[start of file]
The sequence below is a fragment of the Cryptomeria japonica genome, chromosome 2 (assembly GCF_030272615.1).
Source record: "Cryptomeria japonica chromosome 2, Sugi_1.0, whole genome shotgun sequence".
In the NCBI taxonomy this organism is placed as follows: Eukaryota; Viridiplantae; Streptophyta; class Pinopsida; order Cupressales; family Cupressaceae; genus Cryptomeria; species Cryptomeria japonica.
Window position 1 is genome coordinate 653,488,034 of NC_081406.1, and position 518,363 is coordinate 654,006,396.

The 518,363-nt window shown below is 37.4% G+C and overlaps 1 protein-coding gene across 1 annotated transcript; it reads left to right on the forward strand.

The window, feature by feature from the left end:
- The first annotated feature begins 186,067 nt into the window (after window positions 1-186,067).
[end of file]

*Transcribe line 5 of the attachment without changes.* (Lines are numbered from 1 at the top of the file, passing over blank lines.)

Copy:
The 518,363-nt window shown below is 37.4% G+C and overlaps 1 protein-coding gene across 1 annotated transcript; it reads left to right on the forward strand.